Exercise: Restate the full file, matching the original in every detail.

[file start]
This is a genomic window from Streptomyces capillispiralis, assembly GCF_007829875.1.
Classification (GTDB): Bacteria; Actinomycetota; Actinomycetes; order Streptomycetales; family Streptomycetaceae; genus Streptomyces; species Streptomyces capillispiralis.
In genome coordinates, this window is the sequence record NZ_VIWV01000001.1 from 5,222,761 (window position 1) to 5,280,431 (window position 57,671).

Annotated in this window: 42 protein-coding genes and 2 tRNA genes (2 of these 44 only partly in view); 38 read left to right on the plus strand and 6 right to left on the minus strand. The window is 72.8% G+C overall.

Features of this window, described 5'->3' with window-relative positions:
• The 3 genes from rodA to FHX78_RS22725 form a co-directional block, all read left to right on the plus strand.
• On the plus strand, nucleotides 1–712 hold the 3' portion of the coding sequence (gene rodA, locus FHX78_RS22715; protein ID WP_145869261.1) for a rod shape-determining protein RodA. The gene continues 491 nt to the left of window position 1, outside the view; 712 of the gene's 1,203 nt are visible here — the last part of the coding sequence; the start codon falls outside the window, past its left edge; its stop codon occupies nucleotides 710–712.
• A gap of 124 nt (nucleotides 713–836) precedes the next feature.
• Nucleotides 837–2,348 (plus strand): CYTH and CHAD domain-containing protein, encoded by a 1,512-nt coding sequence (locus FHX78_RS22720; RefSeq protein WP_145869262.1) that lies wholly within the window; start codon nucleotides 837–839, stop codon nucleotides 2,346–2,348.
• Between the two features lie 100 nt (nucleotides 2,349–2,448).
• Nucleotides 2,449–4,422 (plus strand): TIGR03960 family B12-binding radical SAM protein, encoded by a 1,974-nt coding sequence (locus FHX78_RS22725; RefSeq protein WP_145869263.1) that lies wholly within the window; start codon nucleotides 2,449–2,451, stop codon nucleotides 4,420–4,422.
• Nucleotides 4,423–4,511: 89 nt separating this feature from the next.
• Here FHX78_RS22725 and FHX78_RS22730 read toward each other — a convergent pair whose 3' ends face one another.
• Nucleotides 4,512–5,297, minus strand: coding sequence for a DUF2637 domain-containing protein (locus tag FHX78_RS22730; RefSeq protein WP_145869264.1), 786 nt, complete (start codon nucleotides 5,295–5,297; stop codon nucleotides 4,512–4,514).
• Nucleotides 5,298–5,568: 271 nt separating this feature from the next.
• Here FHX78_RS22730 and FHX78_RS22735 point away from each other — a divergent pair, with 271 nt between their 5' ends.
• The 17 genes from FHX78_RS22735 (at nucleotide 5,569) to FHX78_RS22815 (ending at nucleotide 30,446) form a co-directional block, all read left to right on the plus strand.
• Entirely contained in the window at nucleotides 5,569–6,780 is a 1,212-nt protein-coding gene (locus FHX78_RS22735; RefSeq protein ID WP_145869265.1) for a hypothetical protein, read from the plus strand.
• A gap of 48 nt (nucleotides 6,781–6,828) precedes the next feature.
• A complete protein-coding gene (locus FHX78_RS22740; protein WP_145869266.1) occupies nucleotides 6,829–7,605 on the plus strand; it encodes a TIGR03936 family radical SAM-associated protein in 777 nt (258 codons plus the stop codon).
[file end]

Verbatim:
This is a genomic window from Streptomyces capillispiralis, assembly GCF_007829875.1.
Classification (GTDB): Bacteria; Actinomycetota; Actinomycetes; order Streptomycetales; family Streptomycetaceae; genus Streptomyces; species Streptomyces capillispiralis.
In genome coordinates, this window is the sequence record NZ_VIWV01000001.1 from 5,222,761 (window position 1) to 5,280,431 (window position 57,671).

Annotated in this window: 42 protein-coding genes and 2 tRNA genes (2 of these 44 only partly in view); 38 read left to right on the plus strand and 6 right to left on the minus strand. The window is 72.8% G+C overall.

Features of this window, described 5'->3' with window-relative positions:
• The 3 genes from rodA to FHX78_RS22725 form a co-directional block, all read left to right on the plus strand.
• On the plus strand, nucleotides 1–712 hold the 3' portion of the coding sequence (gene rodA, locus FHX78_RS22715; protein ID WP_145869261.1) for a rod shape-determining protein RodA. The gene continues 491 nt to the left of window position 1, outside the view; 712 of the gene's 1,203 nt are visible here — the last part of the coding sequence; the start codon falls outside the window, past its left edge; its stop codon occupies nucleotides 710–712.
• A gap of 124 nt (nucleotides 713–836) precedes the next feature.
• Nucleotides 837–2,348 (plus strand): CYTH and CHAD domain-containing protein, encoded by a 1,512-nt coding sequence (locus FHX78_RS22720; RefSeq protein WP_145869262.1) that lies wholly within the window; start codon nucleotides 837–839, stop codon nucleotides 2,346–2,348.
• Between the two features lie 100 nt (nucleotides 2,349–2,448).
• Nucleotides 2,449–4,422 (plus strand): TIGR03960 family B12-binding radical SAM protein, encoded by a 1,974-nt coding sequence (locus FHX78_RS22725; RefSeq protein WP_145869263.1) that lies wholly within the window; start codon nucleotides 2,449–2,451, stop codon nucleotides 4,420–4,422.
• Nucleotides 4,423–4,511: 89 nt separating this feature from the next.
• Here FHX78_RS22725 and FHX78_RS22730 read toward each other — a convergent pair whose 3' ends face one another.
• Nucleotides 4,512–5,297, minus strand: coding sequence for a DUF2637 domain-containing protein (locus tag FHX78_RS22730; RefSeq protein WP_145869264.1), 786 nt, complete (start codon nucleotides 5,295–5,297; stop codon nucleotides 4,512–4,514).
• Nucleotides 5,298–5,568: 271 nt separating this feature from the next.
• Here FHX78_RS22730 and FHX78_RS22735 point away from each other — a divergent pair, with 271 nt between their 5' ends.
• The 17 genes from FHX78_RS22735 (at nucleotide 5,569) to FHX78_RS22815 (ending at nucleotide 30,446) form a co-directional block, all read left to right on the plus strand.
• Entirely contained in the window at nucleotides 5,569–6,780 is a 1,212-nt protein-coding gene (locus FHX78_RS22735; RefSeq protein ID WP_145869265.1) for a hypothetical protein, read from the plus strand.
• A gap of 48 nt (nucleotides 6,781–6,828) precedes the next feature.
• A complete protein-coding gene (locus FHX78_RS22740; protein WP_145869266.1) occupies nucleotides 6,829–7,605 on the plus strand; it encodes a TIGR03936 family radical SAM-associated protein in 777 nt (258 codons plus the stop codon).